Chapter IV – Our Fourth Decade 1995-2005
The “Thomson Period” Continues
Our fourth decade story begins in the midst of George Thomson’s five years as Music Director (1992-1997). It also tells of the arrival of Eric Hansen in 1997, who remains our Music Director today.
The Prometheus experience with George was as varied as his own musical interests. One of his earliest programs featured Rimsky Korsakov’s Scheherazade, with Michelle Dulak playing the violin solo. Michelle is not only a musician but also a writer and music critic. She was our concertmaster while George was our conductor, and they got married. Nothing like romance in our midst! Maybe that’s what prompted a Valentine’s Day Concert, featuring Tchaikovsky’s Romeo and Juliet, Fauré’s Pelléas et Mélisande, Goldmark’s Rustic Wedding Symphony, and Cimarosa’s Overture to The Secret Marriage.
30th Season Celebration
George presided over our 30th Anniversary Season celebration in the Fall of 1995, marked by two celebratory concerts.
In the first of these, we played Humperdinck’s Overture to “Hansel and Gretel” – harking back to the Orchestra’s very first performance in 1965, when we backed the Oakland Ballet performing “Hansel and Gretel.” Our founder, Randy Hunt, attended this anniversary concert and Gala party, sharing his collection of photos, recordings and stories. Members of the original orchestra attended, although several had retired from playing. Members who were then still playing with Prometheus after 30 years included Akos Vass (horn), Ralph Anderson (violin) and Bonnie Bogue (bassoon).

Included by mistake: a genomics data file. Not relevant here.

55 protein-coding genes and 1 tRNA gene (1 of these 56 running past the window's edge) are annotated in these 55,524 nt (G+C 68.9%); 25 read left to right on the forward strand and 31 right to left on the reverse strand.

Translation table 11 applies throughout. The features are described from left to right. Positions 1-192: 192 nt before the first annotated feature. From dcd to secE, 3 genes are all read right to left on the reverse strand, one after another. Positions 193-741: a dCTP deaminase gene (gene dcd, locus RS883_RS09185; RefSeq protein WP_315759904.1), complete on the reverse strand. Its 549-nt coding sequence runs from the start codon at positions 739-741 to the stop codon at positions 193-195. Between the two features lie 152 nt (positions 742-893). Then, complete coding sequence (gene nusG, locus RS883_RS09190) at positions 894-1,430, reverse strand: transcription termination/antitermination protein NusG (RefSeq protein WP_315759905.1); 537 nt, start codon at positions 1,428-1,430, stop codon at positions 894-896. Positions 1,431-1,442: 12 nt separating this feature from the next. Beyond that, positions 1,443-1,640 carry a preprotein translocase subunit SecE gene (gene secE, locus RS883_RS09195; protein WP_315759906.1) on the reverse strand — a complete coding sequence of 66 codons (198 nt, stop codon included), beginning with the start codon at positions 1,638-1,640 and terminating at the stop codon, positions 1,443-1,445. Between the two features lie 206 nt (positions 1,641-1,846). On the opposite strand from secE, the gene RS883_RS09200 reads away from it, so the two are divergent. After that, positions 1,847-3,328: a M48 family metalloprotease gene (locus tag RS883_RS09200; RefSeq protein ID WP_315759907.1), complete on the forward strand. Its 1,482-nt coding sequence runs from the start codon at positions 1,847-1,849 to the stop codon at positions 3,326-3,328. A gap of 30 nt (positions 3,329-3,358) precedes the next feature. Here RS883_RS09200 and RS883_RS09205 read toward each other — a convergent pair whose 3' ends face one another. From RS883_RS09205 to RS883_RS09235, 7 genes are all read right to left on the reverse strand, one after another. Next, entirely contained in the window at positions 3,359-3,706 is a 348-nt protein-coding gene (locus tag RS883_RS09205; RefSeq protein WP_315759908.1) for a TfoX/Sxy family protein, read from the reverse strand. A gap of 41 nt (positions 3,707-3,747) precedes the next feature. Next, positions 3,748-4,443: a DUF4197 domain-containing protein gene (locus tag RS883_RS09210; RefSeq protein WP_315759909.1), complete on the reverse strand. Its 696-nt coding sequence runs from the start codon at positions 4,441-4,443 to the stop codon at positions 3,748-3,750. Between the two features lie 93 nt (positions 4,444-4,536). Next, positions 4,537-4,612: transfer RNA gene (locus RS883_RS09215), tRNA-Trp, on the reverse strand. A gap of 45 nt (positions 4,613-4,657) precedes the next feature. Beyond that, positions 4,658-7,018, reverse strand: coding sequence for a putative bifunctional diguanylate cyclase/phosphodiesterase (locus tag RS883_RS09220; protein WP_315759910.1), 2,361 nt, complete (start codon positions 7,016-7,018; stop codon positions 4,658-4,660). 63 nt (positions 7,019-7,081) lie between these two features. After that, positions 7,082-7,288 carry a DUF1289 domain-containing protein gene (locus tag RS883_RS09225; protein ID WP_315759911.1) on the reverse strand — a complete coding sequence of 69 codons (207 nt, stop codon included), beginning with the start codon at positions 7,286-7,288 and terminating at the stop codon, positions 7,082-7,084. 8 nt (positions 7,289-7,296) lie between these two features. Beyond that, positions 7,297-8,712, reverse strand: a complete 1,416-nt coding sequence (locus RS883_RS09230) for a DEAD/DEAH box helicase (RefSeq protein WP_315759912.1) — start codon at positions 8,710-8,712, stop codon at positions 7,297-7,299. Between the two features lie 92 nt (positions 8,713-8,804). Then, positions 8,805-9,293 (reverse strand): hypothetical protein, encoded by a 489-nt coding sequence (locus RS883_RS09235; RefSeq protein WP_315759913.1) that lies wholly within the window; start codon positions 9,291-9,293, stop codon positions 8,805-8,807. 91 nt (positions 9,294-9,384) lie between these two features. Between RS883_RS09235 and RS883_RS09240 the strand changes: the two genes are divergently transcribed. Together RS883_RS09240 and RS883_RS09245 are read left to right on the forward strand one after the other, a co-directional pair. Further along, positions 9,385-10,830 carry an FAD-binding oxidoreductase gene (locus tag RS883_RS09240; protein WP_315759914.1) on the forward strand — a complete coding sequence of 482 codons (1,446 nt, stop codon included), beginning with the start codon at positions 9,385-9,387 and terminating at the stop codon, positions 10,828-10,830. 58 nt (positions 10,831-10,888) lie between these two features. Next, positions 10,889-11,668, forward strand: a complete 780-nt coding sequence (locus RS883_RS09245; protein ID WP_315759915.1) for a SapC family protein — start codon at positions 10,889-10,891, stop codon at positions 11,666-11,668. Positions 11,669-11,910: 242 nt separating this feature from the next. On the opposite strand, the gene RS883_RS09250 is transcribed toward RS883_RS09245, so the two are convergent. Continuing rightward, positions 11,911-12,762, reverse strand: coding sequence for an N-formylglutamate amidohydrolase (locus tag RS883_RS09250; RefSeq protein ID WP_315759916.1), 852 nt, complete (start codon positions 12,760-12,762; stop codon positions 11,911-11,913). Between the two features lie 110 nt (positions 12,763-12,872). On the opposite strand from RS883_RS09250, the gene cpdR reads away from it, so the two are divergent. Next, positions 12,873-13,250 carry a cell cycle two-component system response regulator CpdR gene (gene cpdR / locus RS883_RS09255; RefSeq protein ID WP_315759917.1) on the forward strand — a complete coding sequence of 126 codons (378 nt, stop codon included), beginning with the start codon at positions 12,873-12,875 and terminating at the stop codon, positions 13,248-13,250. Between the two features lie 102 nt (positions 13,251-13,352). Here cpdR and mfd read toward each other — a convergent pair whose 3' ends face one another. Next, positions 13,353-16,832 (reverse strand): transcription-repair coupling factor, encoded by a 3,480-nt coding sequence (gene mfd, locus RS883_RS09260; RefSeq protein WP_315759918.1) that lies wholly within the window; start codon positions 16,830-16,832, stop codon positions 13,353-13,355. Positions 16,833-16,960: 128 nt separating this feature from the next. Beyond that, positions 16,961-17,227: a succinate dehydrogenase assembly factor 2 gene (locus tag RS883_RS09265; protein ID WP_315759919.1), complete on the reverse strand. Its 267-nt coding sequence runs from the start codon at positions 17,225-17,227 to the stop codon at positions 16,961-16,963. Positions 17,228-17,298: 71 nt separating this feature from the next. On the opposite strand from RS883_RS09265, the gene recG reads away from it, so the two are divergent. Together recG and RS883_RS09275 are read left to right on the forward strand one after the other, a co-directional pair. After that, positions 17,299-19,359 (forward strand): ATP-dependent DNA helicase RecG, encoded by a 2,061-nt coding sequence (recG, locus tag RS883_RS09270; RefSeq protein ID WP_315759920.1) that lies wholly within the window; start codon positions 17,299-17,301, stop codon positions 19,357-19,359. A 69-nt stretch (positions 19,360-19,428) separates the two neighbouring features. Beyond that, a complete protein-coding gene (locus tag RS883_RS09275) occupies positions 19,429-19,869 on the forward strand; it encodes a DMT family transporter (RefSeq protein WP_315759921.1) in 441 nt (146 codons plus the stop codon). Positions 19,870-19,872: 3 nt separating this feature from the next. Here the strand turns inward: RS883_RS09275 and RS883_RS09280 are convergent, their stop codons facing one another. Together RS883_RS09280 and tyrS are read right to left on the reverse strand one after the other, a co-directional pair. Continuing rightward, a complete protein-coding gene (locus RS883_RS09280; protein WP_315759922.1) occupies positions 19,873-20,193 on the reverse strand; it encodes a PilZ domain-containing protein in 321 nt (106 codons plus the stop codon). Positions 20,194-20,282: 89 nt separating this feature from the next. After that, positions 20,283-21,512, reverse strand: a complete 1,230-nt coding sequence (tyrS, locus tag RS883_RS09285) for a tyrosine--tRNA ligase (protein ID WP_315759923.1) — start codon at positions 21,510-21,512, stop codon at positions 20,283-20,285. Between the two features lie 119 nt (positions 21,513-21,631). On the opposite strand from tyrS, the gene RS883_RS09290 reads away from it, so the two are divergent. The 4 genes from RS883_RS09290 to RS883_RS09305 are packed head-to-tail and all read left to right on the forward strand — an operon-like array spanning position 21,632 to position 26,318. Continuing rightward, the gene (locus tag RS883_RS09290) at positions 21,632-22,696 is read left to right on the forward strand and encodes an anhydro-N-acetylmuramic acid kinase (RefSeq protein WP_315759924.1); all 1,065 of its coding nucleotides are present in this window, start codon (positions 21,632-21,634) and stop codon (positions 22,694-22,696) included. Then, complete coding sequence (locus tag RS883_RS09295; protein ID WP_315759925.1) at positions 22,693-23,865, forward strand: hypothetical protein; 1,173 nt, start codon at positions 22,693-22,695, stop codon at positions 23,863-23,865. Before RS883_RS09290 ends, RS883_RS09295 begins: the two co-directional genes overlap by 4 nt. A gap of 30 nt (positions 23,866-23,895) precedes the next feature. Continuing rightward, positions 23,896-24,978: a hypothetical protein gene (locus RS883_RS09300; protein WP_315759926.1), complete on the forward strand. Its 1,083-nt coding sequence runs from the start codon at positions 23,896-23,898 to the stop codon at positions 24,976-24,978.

The second special concert of that Anniversary Season featured Schubert’s “Unfinished” Symphony,” quite apropos since Prometheus’s history was far from finished at age 30! That year we donned special shirts bearing our flame logo and marking the triumph of 30 years of making music.
One of our more unusual concerts with George was in 1997, when we featured organist Randall Wurschmidt in Saint-Saёns’sSymphony No. 3 in C Minor-The Organ Symphony. At that time, we had established Saint Ambrose Church in North Berkeley as our performance space, and took advantage of its fine pipe organ. In 1996, we played the Beethoven’s The Creatures of Prometheus, which we have done more than once in our 50-year history. George’s final curtain fell on the spectacular Mahler’s Symphony No. 5 in December 1997.
The “Hansen Period” Begins
Several fine conductors auditioned in 1997 to follow George. The competition was fierce, but the choice fell easily to ERIC HANSEN, who was named our SIXTH Music Director.
Eric’s résumé was impressive — a professional musician (violin, viola and trumpet), a dedicated music educator (lecturer at U.C. and Cal State-Hayward and a private instructor), an experienced conductor who had studied the demanding art of conducting with superior maestros, including Michael Senturia, Dennis deCoteau, and Herbert Blomstedt. He received a Masters in Instrumental Conducting at the University of Michigan.
The Best Match
Eric was our very best choice for many reasons in addition to his superior credentials and experience. For one, he “knew” Prometheus, having played with us as a teenager. He made a point of letting us know at the audition that he admired the Orchestra and had followed our progress over the years. Orchestra members got the strong impression from his audition that not only is he easy to follow (an important talent for a conductor of part-time, volunteer musicians), but he also is a good communicator who put us at ease (also a very valuable characteristic). That impression has been confirmed in our 17 years (and counting) with Eric. He has an exceptional ability to gain rapport with amateur musicians, who all have day jobs and rehearse only once a week. With a gift of musicality and a positive attitude that seems imperturbable, he imparts musicality and encourages us to play better than we sometimes believe will be possible, given the difficulty of the music he chooses for us. And he makes us laugh!
Our audiences love Eric, not only for his eloquent conducting, but also for his “music chats” at every concert, when he uses his encyclopedic knowledge of music and music history to entertain and enlighten them on the music they will hear.